Score it a victory for common sense: Assembly Speaker Sheldon Silver, resisting the siren call of faux populism, has withdrawn his support for a big tax hike on New Yorkers who make more than $1 million a year. Mr. Silver’s decision means that the plan is dead. May it rest in peace.
As recently as this past August, Mr. Silver seemed willing to go along with a plan to add two new tax brackets designed to squeeze more tax revenue from the well-to-do. Under a plan cooked up by some of the so-called progressives in Mr. Silver’s caucus, the state would have increased the tax rate on incomes between $1 million and $5 million to 7.85 percent, up from 6.85 percent. The rate would be 8.6 percent on annual incomes greater than $5 million.
The tax hike actually passed the Assembly in August by an overwhelming majority, but the opposition of Governor David Paterson and the Senate majority leader, Dean Skelos, prevented it from becoming law. Now, with Mr. Silver’s change of heart, there’s no chance that the state will engage in the politics of self-destruction at a critical moment in its history.
Mr. Silver’s reversal could not have been easy. Some of his fellow Democrats truly believe that the state can tax its way out of the fiscal hole it has dug for itself. Others are more opportunistic than ideological: They would love nothing more than to brag to constituents about sticking it to the rich.
For a while, it seemed as though Mr. Silver would go along with the ideologues and the opportunists. But as the magnitude of the Wall Street meltdown became clear, Mr. Silver reassessed his position and chose responsibility over demagoguery. Not many politicians are willing to make that choice. Shelly Silver deserves a pat on the back for playing the role of a statesman at a time when New York so desperately requires genuine leadership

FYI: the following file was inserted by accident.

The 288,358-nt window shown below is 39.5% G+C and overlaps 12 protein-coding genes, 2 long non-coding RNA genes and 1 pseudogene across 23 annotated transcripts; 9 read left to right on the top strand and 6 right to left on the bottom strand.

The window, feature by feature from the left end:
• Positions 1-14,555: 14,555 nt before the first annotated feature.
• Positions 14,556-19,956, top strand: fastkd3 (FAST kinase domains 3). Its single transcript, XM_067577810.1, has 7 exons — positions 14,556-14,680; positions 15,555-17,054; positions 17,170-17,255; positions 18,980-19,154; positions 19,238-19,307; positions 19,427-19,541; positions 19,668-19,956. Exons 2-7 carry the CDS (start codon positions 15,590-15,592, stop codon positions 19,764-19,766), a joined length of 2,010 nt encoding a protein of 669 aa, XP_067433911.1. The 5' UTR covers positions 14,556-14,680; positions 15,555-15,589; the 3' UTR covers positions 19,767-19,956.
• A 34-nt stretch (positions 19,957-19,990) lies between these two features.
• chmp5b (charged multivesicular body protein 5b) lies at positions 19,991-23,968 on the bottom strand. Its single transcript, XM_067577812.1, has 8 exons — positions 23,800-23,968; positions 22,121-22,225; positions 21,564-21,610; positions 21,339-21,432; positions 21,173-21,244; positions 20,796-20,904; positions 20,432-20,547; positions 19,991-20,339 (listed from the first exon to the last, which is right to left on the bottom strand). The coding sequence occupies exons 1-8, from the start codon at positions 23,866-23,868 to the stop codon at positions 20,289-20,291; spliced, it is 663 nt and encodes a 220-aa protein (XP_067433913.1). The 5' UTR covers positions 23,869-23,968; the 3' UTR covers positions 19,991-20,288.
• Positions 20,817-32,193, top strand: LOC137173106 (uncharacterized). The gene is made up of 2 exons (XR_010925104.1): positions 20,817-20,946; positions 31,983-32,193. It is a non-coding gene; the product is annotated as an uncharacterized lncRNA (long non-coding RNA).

New York knows better than most states that high personal income taxes lead to economic ruin. A generation ago, New York’s high taxes drove residents and businesses to Connecticut, New Jersey, Pennsylvania and elsewhere. The city’s financial collapse in the mid-1970s was the result of many factors, but surely one of them was the flight of capital and high earners to friendlier states.
Under Hugh Carey, Mario Cuomo and George Pataki, New York got religion on income taxes, bringing down the top rate and, not coincidentally, enjoying a renaissance in the downstate economy. An increase in the income tax rate now, coming on top of the catastrophe in the financial sector, could easily reverse the gains of the last quarter-century.
That’s why Governor Paterson, a liberal Democrat, opposed the move. And, ultimately, that’s why Mr. Silver changed his mind. Responsible New York politicians understand that tax hikes will only drive more people out of the city and state—the last thing we need at a time when jobs are disappearing.
So kudos to Speaker Silver for having the courage to reexamine his position. He made the right choice. Let’s hope other New York politicians take notice and do likewise.